I meet a lot of next-generation members of family businesses. One of the hot discussion topics is the question of whether and how they want to start in their family’s business.
I owe it to my father
“I run an interesting start-up company, but I owe it to my father to take over the family business.” “My father and my mother decide everything, how can I develop the knowledge to take over later?” “Our family chairman retires soon. I want to take over however, it’s pretty crowded with my cousins.”
These are just a few recent quotes that I thought were pretty bold and thought provoking. However, when talking to the older generation, their parents, I see a more relaxed attitude to ensuring that the next generation is happy. If they want to work in the company this would be great – if they decide otherwise – it’s not seen as a tragedy.
In search of happiness
Nevertheless, innovative families tackle the topic by creating various totally different opportunities for meaningful activities for family members. One family for example has created distinct fields that allow family members who want to contribute to become active in an area they have an interest in and a passion for.
They understood that not everybody is born as a chief executive. So besides the family member who runs the business, there is one family member who takes care of the family money by running the family office, another one is in charge of organising the training programmes for the next generation, and again another one runs the family’s philanthropic activities.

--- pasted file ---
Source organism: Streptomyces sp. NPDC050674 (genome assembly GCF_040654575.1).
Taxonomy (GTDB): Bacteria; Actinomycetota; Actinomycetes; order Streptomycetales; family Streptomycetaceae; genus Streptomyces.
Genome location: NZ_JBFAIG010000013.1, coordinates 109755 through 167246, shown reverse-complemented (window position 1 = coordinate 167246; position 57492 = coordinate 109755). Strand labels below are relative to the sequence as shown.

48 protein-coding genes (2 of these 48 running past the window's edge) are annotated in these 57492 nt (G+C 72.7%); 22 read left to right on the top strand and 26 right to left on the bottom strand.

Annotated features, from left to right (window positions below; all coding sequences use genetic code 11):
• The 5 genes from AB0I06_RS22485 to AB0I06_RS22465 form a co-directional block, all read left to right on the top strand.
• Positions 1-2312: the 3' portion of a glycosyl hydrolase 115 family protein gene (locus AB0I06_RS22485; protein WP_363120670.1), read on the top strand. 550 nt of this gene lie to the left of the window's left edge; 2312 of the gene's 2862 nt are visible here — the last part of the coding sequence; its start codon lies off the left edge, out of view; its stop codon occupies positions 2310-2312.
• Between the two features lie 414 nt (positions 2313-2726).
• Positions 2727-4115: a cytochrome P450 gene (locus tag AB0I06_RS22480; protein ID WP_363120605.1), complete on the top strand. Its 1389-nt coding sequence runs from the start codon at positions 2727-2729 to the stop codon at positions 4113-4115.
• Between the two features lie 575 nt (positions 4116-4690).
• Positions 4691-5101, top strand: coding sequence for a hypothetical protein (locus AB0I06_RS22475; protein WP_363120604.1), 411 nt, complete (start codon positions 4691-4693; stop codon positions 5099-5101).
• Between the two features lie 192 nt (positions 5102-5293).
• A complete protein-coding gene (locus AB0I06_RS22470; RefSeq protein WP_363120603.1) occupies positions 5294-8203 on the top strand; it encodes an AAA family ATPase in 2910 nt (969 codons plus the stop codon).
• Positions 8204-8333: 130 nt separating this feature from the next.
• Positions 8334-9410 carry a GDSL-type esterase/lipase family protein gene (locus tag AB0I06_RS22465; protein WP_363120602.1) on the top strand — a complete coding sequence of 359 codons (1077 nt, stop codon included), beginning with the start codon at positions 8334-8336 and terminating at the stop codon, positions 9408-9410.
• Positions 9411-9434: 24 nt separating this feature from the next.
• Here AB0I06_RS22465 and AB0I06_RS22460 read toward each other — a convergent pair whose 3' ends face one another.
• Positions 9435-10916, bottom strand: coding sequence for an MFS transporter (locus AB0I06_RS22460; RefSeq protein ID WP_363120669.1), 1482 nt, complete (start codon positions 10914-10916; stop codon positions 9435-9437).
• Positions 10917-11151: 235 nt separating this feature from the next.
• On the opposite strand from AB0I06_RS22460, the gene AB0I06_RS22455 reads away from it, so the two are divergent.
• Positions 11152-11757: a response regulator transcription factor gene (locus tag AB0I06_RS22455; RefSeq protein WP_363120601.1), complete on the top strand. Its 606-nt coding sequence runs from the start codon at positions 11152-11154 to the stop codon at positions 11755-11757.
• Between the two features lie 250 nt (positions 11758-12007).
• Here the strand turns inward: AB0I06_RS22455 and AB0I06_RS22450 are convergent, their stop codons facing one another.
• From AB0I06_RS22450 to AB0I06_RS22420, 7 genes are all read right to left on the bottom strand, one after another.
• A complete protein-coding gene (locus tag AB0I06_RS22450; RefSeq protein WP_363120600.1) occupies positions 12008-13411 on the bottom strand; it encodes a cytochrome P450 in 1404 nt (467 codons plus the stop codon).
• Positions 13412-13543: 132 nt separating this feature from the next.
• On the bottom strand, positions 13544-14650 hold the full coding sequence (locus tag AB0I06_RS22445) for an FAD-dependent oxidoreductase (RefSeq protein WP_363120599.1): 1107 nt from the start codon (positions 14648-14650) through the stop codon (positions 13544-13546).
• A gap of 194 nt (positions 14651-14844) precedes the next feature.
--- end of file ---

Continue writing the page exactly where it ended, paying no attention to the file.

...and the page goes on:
The different fields are treated as of equal importance to the family that has adopted the “family first” principle which looks at the business as a means to generate revenue to fulfil the dreams of the family members.
Defining roles is crucial
However, in most families, it is still the “business first” principle that is applied. Business is business and family is family. I think there is no right or wrong in this respect, but it is important to choose the principle and then apply it consistently somehow.
Also with the business first principle it is critical to define the roles of the family members. Who can work in the company? Who leads the company? Who acts as responsible shareholder? Clarity of roles and related duties, as well as innovative and open-minded thinking, can help family members really see their family’s business as a ticket to freedom.
Henry Hirzel • Senior Adviser - Family, Business and Wealth, UBS Wealth Management